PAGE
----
New Year for some new wine drinking
PUBLISHED: 17:11 03 January 2017
After the festive indulgence in food and wine New Year’s Resolutions for complete abstinence are often made and easily broken. However, there’s an alternative to complete abstinence and that is to enjoy quality rather than quantity, which is more enjoyable and easier to keep to.
This can be a long-term solution and one that also shouldn’t involve extra spending, especially if you’re not eating out.
It’s easy to make it fun too - within your budget for wine why not try a few new grape varieties or styles of wine?
A good place to start is with the type of wine you normally buy noting the grape variety and country of origin and look along the wine shelves for similar wines with a view to seeking others of similar ilk.
For example if you enjoy a £7 Chilean Sauvignon for its light, fresh easy drinking style then try a £10 bottle that will match your taste preference with additional character and flavour to savour.
Another option would be to try an unoaked Chilean Chardonnay or a Chilean Viognier that will have a ripe fruit yet crisp flavour and a zesty peachy flavour respectively providing an opportunity to extend your personal range of enjoyable wines.
This exercise can be followed through with other grape varieties whether white or red. Staying in Chile for the moment, if you like Merlots try the next step in price and hopefully quality that will still have the delicious plummy fruit notes and a greater depth of flavour likely to be obtained from careful oak aging that will bring all the flavours together. Alternative red grape varieties grown in Chile such as Syrah, Carmenere and Cabernet Sauvignon will all have some of the ripe fruit notes expected of Chilean reds with each grape’s varietal character such as blackcurrants and berries from the Cabernet.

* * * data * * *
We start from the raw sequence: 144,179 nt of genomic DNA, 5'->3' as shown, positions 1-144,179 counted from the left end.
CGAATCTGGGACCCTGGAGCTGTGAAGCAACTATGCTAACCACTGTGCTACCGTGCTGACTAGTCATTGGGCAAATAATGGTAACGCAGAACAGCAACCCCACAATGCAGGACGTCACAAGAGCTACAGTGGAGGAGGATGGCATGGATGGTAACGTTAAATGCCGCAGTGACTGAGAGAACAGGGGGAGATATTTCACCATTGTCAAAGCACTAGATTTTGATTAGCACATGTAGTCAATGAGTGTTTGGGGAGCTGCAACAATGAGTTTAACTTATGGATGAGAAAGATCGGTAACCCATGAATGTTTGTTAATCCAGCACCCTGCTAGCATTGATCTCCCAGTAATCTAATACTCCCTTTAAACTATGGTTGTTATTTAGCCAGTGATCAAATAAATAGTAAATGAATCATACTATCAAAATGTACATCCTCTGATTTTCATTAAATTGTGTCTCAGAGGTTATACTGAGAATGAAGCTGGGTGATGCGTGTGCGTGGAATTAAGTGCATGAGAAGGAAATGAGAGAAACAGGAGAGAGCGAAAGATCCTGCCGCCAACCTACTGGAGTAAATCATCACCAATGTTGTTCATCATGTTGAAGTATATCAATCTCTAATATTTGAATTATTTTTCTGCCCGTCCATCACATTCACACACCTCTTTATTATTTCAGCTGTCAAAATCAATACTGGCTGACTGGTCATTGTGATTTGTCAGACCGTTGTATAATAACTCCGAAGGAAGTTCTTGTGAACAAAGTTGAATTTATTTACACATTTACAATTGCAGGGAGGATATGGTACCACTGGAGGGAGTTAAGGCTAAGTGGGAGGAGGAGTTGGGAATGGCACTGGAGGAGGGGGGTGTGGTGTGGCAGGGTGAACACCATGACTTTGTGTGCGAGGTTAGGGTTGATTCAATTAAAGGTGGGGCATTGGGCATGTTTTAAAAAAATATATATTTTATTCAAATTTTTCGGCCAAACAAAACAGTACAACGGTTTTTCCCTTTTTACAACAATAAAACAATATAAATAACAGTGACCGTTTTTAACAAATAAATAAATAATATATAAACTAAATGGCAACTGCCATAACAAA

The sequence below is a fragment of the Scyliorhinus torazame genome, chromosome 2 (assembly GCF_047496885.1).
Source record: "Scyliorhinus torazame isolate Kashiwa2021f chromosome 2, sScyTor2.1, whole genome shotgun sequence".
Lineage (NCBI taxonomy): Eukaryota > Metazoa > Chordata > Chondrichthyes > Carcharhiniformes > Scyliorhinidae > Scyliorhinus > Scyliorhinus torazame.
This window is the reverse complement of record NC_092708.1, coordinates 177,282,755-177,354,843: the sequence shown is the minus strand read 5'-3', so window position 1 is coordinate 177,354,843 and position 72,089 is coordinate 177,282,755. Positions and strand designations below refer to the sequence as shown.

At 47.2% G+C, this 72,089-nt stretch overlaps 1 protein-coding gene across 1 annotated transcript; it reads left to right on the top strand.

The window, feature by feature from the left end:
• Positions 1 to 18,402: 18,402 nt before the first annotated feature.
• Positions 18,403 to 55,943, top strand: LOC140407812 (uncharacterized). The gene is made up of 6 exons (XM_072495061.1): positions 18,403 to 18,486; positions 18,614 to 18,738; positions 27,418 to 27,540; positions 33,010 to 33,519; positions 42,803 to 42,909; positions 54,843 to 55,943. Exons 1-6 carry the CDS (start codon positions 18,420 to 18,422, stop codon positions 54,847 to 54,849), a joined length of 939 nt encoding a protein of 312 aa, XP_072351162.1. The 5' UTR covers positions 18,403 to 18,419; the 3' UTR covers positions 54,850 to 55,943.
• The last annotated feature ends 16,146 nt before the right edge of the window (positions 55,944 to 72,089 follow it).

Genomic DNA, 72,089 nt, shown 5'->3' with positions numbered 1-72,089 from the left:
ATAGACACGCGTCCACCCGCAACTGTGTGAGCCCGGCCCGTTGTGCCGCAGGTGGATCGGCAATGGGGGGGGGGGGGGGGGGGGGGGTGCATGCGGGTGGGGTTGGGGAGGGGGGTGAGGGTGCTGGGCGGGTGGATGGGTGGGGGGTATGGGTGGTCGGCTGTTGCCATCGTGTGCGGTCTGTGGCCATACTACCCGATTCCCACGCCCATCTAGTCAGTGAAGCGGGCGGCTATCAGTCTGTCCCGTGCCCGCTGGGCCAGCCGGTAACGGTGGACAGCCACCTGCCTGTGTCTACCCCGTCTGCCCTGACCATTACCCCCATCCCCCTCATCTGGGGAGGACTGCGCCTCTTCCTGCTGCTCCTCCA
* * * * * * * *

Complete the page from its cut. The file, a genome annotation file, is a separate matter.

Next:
To add an extra dimension of interest to your wine selection look for the same grape making wine in a different country such as New Zealand and France if you’re a Sauvignon fan and try the gooseberry fruit from the Antipodes such as Makutu, Zephyr Sauvignons or the subtle leafy fruit from the Loire Valley such as a Pouilly Fume from Sauvion or a generic Touraine Sauvignon.
Follow this route with other countries growing Merlots for example and you’ll be greatly and pleasantly surprised by the number of wines available to match your expectations.
Finally, a more radical option would be to seek out wines from unusual grape varieties or examples of wines grown in countries where they are least expected. Look out for Italian whites such as Pecorino or the Spanish Godello or Mencia, Tempranillo most widely grown un Spain that is producing stylish quality wines in Australia and Argentina or Pinot Noirs from Australia or the South of France rather than Burgundy such as Les Volets.
New Year, a time to make new plans, why not experiment with new wines? Happy New Year!